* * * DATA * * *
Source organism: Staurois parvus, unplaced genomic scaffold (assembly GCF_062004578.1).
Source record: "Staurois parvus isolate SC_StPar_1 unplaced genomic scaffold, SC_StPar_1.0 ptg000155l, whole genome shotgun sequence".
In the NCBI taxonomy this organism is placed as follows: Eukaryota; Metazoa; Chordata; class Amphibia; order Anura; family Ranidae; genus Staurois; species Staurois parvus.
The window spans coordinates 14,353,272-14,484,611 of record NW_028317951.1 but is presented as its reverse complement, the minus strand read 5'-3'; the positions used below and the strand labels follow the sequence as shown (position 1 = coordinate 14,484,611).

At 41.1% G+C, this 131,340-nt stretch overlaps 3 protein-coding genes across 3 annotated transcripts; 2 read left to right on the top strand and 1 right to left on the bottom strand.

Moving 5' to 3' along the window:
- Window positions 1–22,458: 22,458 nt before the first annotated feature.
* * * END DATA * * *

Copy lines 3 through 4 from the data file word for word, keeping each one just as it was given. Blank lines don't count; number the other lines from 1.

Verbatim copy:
In the NCBI taxonomy this organism is placed as follows: Eukaryota; Metazoa; Chordata; class Amphibia; order Anura; family Ranidae; genus Staurois; species Staurois parvus.
The window spans coordinates 14,353,272-14,484,611 of record NW_028317951.1 but is presented as its reverse complement, the minus strand read 5'-3'; the positions used below and the strand labels follow the sequence as shown (position 1 = coordinate 14,484,611).